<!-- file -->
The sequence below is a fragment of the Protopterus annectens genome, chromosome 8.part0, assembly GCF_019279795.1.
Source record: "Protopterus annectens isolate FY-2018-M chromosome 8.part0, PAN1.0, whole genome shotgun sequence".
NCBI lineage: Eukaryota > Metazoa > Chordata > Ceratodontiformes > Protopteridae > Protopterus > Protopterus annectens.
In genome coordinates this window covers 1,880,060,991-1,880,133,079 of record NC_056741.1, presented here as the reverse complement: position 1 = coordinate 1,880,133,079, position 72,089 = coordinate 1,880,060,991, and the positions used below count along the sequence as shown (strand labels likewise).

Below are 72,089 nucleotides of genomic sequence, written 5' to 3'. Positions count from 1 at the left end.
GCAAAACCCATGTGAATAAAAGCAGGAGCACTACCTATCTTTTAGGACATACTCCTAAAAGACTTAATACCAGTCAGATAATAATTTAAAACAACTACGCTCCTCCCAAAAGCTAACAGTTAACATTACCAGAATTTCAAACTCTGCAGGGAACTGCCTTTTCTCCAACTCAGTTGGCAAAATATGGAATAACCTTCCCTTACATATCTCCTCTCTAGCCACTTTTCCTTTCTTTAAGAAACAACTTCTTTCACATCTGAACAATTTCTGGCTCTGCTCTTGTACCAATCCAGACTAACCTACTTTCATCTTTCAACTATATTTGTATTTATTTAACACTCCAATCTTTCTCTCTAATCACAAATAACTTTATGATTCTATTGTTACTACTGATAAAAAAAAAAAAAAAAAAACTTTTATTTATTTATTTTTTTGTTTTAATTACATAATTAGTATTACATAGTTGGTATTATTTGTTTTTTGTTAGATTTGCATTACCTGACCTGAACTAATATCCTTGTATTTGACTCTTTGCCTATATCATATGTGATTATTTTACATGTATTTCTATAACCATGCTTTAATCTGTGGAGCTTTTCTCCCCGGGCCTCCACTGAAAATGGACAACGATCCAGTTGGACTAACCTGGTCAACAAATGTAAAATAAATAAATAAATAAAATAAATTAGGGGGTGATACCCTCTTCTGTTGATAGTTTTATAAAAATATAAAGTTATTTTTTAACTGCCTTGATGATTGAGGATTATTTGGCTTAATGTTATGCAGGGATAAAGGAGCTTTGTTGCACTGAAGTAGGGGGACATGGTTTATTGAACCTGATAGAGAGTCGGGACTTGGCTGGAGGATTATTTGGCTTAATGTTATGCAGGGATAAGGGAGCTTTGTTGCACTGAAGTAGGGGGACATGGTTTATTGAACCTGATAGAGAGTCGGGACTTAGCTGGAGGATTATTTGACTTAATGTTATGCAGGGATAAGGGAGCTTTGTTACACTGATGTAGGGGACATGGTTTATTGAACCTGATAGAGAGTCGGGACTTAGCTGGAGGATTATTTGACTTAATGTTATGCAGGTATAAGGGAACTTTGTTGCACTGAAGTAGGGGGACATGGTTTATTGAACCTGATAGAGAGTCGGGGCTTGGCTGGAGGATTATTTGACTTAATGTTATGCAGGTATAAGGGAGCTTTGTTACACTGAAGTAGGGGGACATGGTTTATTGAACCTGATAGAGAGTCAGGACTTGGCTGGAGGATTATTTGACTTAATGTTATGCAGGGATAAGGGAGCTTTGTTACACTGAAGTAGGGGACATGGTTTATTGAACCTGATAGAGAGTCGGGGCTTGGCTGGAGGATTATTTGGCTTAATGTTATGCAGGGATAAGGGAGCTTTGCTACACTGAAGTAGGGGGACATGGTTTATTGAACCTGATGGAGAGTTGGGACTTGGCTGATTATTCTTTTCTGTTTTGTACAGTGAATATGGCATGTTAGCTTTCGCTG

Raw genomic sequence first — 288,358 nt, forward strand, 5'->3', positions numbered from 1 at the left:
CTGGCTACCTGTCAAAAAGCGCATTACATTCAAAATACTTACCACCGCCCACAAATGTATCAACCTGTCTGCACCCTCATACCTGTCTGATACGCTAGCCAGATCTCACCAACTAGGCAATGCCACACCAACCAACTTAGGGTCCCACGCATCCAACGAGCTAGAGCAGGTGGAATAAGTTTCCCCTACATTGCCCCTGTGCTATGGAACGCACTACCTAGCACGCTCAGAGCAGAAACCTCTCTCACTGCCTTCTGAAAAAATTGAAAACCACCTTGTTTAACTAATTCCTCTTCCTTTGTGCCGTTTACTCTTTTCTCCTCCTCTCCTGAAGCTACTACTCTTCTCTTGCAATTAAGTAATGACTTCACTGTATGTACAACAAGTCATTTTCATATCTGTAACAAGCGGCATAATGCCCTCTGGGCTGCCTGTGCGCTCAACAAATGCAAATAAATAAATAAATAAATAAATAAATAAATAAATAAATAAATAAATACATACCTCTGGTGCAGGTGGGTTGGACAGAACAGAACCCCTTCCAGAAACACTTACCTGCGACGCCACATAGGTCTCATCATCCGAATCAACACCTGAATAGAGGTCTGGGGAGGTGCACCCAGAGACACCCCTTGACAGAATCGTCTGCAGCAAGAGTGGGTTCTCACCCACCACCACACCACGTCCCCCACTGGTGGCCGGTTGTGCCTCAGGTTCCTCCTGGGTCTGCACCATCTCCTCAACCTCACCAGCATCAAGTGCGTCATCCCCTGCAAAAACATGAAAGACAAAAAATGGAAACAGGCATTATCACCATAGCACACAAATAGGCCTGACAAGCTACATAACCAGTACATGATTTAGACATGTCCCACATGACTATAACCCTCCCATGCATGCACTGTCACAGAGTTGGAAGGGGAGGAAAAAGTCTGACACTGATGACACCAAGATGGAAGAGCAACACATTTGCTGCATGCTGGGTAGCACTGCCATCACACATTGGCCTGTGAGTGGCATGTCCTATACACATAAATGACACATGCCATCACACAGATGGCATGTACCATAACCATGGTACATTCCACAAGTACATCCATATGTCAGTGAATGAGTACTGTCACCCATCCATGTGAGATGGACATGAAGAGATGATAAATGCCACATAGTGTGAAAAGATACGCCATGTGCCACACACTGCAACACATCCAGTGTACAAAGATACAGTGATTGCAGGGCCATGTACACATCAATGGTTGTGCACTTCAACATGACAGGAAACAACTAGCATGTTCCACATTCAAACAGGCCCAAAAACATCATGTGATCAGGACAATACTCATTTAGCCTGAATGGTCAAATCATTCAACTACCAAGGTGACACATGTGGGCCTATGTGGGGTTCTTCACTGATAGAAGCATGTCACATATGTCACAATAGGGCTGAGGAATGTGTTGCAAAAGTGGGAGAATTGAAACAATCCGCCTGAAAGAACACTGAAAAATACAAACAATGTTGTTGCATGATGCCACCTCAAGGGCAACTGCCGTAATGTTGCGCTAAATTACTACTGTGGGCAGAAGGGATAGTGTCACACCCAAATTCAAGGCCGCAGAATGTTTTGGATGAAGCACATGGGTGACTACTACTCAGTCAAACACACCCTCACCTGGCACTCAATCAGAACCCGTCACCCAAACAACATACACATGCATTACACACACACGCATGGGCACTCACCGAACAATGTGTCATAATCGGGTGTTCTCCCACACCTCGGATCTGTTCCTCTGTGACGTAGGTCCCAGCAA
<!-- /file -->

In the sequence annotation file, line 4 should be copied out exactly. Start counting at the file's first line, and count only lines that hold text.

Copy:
In genome coordinates this window covers 1,880,060,991-1,880,133,079 of record NC_056741.1, presented here as the reverse complement: position 1 = coordinate 1,880,133,079, position 72,089 = coordinate 1,880,060,991, and the positions used below count along the sequence as shown (strand labels likewise).